The day was overcast with occasional light rain but it was quite mild, and walking along the shore line was pleasant, looking out onto the Baltic Sea. There were various species of gull flying about. We saw some pintail in flight and eiders out at sea, also spotted a white tailed eagle some distance out at sea. In the wooded area we saw typical woodland birds, including short toed and common treecreeper, goldcrest, nuthatch, jay, great spotted woodpeckers, as well as jackdaws, ravens, hooded crows and rooks. The highlight was a brambling, my first of the year. There were many tit flocks, six species noted but no crested tits were spotted.

Our evening was spent in Palanga, and although it was quiet there, in mid October it is clear that this is a popular seaside resort in the summer months. We were informed that Midge Ure was performing in Palanga the following night. We didn’t ask if there was any tickets for sale. I had decided that I would try only Lithuanian dishes in my stay there, and almost all dishes seem to include potatoes, nice, but also very filling.
Wonderful autumn colours
We started early after a good night’s sleep at our excellent hotel, taking a packed breakfast with us. The clouds had cleared and it was a very different day. The car windscreen was caked in thick ice. After about an hour’s drive we walked along the shore line and the sea was as calm as I have seen it. There were various gulls and cormorants flying. There were other birds further out, and there was a large migration movement. We saw six species of raptors including buzzard, merlin and goshawk. A “V” of whooper swan flew close by to us. It was a fantastic morning and we picked up many small amber stones. Close to the holiday homes there were hawfinch, siskin and bullfinch in the trees and always a treat, black redstarts. We also saw a lesser spotted woodpecker.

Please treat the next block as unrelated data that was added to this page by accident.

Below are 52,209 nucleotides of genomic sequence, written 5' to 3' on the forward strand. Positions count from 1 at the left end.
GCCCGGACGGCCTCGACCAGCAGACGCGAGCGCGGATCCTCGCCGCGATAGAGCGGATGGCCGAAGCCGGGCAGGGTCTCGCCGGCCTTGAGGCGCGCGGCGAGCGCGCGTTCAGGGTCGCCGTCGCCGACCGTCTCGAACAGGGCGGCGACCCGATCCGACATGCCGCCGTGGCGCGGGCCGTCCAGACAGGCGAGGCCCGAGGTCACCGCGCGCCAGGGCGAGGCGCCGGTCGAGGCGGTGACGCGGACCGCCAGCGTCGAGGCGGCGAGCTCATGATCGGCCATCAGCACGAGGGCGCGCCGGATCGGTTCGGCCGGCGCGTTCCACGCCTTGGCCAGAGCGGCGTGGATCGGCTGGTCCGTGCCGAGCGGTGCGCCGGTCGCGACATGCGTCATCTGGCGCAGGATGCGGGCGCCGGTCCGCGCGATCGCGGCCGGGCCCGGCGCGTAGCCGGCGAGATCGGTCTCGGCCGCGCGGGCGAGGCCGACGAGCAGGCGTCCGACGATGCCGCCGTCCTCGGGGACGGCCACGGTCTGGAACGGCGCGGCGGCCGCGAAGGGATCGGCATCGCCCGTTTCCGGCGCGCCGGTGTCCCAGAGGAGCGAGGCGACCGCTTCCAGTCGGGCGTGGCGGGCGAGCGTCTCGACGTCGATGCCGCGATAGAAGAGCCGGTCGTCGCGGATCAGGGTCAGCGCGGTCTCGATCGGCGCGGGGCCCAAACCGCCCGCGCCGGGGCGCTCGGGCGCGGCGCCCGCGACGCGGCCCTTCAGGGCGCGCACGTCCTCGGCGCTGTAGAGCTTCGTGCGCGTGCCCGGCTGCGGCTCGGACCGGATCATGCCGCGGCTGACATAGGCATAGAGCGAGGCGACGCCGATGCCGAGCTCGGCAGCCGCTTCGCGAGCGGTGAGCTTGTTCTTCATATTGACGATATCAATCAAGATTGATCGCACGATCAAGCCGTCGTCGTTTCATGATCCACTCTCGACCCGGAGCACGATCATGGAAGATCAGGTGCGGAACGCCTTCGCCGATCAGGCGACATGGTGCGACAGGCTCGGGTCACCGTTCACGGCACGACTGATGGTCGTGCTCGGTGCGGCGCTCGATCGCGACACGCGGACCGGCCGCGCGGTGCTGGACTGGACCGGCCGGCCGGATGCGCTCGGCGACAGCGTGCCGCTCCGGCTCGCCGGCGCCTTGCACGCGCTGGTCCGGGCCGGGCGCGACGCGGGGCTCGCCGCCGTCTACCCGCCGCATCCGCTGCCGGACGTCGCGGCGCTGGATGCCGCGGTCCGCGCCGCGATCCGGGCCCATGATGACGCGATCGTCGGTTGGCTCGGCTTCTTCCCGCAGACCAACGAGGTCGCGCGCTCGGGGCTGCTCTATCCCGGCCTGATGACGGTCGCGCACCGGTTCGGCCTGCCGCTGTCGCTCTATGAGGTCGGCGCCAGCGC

Great black backed gull
Arriving back at Palanga we had time to go to the local park, which I have to say is one of the best maintained parks I have seen. It was large with many varieties of trees and flora. A large museum was in the centre of the park, with gardens in excellent condition. In the tall trees the usual woodland birds, but we did pick out a middle spotted woodpecker.
Interesting watching this jay, making a hole in the bag and stealing the bread
After another Lithuanian dish at out hotel, of pancakes that once again proved to be too filling for me to finish, and no hint that Ultravox’s former lead singer was in town. We had an early night for another early start on Sunday, taking a packed breakfast we set off for our highlight of the short trip, to Ventes Rajas. It is a ringing station further along the coast. The day weather wise was very different with the cloud cover back. It was quite windy at the station and frequent showers. We met a bird ringer who gave us a short demonstration of a female great tit being ringed after being caught in the nets. She was a biology teacher from Vilnius, and she had taken part in the counting birds day the day before. She told us shortly before we had arrived she had ringed a Northern hawk owl and showed us a picture on her phone. We didn’t stay too long because it was very windy but we did see some goldeneye and red breasted mergansers in flight. Our bird ringing friend advised us to call at some fisheries near to Kintai, more inland and less windy. We were grateful to her because we saw some magnificent birds near to the fisheries, including six white tailed eagles. There were over 100 whooper swans dropping in and flying off. We saw some waders in the mud including golden plover, spotted redshanks, dunlin, wood sandpipers and lapwing. Also some teal and smew in flight. The highlight was seeing the magnificent eagles, both in flight and perched on rocks in the lake. They looked huge just sitting, waiting for their next meal.